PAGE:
I already illustrated how to calculate cell size (Determining Size in Microscopic Images). The method required you to take a picture of a ruler and then use this as a reference for cell size calculation. This system had several disadvantages: first, it only works for low magnifications (you have to be able to see 1mm of the ruler on the image), and was generally rather imprecise.

I would now like to show you a much better method of determining the size of microscopic structures. You do need a hemocytometer (counting chamber), however. These specialized slides are designed to determine the concentration of cells but they can also be used to determine size. The disadvantage is, that hemocytometers do cost quite a bit more than regular slides. There are different types of hemocytometers around, it does not matter which one you use, as long as you know the real-life size of the engraved squares.

In this case, we use the side length of one of the squares of the hemocytometer as a reference. These lines are very fine and therefore permit you to make very precise measurements and size calculations (in comparison to the picture of a ruler, see above link). The math is easy, but be careful that you use the same units.

**Step 1:**Take a picture of a square of the hemocytomer with associated cells. There are squares of different sizes, so make sure that you know the dimensions of the square that you are looking at. Read this post for more information on the different square sizes of the Neubauer improved haemocytomerter: The hemocytometer (counting chamber). Make sure that one complete side length of a square is visible.**Step 2:**Print the micrograph. The square of the hemocytometer is out internal reference. You do not have to worry about the size of the print out. The larger the print out, the more precise the result, however.**Step 3:**Measure the length of the side of one square and the diameter of a cell. Use the same units (generally mm is appropriate).**Step 4:**Calculate the real-life size of a cell: You know the real-life side length of a square and the length of the square on the print out. You also know the diameter of the magnified cell. This data is enough for you to calculate the real-life size of the cell.**Step 5:**Divide the length of a square of the print-out with the real-life side length. This gives you the magnification on paper. This magnification has nothing to do with the magnification of the objective and eye piece. We’re talking about magnification on the paper.**Step 6:**Divide the size of the cell on paper with the magnification to obtain the real-life cell size. If you mix units, (cm, mm), then you won’t get the right result. You need to convert to the same units first. E.g. do not divide the square size in cm with the real life size in mm.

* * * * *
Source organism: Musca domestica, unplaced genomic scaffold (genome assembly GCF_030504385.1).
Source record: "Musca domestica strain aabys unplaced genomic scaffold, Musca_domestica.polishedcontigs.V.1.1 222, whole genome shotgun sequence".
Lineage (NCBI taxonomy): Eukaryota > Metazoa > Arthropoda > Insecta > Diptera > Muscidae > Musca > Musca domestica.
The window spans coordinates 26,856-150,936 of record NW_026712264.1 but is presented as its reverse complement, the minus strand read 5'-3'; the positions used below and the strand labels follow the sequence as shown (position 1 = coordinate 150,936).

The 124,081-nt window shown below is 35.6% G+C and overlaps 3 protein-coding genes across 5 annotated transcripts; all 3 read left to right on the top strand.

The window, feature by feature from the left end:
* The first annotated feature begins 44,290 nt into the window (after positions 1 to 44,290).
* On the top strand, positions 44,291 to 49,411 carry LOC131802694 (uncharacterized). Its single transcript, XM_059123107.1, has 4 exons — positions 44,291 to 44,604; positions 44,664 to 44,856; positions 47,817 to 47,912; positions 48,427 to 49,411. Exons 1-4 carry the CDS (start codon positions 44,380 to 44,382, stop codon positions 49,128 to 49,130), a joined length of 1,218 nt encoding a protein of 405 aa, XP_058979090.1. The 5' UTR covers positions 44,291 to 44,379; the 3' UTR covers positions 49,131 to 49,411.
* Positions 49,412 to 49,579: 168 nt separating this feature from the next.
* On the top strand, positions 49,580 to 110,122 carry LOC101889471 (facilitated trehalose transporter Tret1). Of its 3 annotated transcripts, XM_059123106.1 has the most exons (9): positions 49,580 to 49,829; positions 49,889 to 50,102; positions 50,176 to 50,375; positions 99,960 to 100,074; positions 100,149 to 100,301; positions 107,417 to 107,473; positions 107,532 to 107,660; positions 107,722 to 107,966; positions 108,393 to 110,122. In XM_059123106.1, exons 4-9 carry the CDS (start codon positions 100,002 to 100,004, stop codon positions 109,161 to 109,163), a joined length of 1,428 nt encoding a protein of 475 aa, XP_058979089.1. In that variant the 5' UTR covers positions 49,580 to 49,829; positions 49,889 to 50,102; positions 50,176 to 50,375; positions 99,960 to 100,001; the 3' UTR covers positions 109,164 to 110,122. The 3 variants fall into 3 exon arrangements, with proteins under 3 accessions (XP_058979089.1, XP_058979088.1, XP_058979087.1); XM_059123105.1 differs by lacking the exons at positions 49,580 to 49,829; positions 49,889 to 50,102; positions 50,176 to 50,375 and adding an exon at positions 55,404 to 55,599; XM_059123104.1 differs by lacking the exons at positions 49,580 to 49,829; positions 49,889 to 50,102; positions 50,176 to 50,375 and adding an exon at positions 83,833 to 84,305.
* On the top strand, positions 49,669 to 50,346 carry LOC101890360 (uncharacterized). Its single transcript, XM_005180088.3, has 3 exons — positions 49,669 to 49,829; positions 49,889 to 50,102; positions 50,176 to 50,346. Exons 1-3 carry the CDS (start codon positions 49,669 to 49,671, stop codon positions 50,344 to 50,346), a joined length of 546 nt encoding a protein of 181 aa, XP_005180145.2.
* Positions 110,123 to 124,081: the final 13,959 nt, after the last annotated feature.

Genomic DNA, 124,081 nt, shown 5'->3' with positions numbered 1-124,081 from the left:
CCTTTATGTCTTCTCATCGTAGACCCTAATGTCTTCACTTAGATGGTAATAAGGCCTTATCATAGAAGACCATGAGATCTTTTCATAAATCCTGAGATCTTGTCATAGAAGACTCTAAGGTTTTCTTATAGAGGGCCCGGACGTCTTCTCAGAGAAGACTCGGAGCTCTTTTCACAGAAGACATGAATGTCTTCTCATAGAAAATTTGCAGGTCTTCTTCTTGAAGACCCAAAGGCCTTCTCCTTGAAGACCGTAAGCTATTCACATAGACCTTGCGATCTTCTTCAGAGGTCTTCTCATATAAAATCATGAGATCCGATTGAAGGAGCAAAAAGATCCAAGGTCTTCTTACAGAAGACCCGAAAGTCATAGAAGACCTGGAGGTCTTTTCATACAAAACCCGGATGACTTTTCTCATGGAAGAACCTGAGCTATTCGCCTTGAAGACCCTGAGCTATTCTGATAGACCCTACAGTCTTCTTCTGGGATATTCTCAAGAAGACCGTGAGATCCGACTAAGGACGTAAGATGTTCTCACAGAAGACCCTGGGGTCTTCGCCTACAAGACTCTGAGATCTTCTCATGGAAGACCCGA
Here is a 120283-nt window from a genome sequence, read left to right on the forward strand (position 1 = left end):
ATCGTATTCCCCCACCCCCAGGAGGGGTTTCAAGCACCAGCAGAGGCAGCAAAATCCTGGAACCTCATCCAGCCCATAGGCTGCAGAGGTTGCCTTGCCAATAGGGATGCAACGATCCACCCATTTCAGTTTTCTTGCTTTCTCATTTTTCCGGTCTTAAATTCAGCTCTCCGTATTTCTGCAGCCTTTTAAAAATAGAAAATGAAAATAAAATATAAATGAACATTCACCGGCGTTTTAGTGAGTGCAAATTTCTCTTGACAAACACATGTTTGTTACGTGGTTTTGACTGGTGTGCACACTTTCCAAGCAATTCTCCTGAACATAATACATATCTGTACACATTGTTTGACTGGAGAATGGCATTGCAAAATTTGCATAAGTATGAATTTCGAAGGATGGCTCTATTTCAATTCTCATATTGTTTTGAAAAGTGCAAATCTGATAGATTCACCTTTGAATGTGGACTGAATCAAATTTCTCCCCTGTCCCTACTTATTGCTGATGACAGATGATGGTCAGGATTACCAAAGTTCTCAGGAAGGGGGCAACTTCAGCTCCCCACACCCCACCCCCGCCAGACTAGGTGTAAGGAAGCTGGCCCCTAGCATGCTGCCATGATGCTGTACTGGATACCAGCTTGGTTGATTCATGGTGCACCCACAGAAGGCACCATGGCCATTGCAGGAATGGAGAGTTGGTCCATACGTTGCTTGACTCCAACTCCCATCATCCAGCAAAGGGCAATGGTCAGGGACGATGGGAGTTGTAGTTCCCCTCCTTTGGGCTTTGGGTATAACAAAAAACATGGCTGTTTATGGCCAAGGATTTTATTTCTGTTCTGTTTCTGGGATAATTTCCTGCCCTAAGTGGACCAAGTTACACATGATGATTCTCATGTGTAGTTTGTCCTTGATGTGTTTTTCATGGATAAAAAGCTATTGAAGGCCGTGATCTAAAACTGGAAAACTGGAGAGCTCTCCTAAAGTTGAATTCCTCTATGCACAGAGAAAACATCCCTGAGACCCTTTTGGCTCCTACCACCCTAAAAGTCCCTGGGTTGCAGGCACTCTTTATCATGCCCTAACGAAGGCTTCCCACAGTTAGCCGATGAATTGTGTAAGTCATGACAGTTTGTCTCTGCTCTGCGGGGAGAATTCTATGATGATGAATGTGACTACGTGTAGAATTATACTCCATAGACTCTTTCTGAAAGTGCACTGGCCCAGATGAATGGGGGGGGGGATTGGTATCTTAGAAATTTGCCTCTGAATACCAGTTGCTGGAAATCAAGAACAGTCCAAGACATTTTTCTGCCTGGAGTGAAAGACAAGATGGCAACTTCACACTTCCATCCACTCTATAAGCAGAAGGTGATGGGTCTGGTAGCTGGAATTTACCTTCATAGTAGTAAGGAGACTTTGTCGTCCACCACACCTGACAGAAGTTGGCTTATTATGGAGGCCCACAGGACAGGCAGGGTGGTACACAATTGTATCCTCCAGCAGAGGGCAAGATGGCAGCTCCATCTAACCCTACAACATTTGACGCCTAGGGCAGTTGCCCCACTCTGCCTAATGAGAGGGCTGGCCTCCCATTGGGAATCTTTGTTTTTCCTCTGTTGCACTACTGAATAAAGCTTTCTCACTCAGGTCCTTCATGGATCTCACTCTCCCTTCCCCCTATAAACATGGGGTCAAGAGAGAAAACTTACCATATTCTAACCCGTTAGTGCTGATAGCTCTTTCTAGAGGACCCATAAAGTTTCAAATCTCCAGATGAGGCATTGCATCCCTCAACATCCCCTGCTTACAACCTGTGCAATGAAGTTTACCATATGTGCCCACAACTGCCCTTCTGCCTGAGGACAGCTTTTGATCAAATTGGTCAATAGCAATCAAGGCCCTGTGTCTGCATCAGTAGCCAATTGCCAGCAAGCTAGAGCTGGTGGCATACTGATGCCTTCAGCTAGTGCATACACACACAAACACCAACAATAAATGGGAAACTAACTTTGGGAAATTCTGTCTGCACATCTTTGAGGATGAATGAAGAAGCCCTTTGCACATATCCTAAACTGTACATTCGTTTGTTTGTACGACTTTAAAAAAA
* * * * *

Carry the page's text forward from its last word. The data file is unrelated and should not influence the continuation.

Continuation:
## Things to watch out for

- Do be careful when observing cells that have a vastly different refractive index to the surrounding. In this case the cells will appear to have a thick “wall” around them, which is actually nothing more than a diffraction pattern. This may make obscure the true size of the cell. Open the condenser aperture diaphragm to minimize this artifact.
- Counting chambers have squares of different sizes. Read the manual first so that you know the true size of the square that you are looking at.

Just a tip: Photoshop (available as a 30 day trial) can record precise measurements in images. If you google “how to take measurements with photoshop” there are many good guides out there. If you use this method you don’t have to waste paper and ink to do the measurements. Also, if you buy a stage micrometer and have a camera attached to your microscope you can do these calculations and they will be the same as long as you don’t move the camera or change the lenses.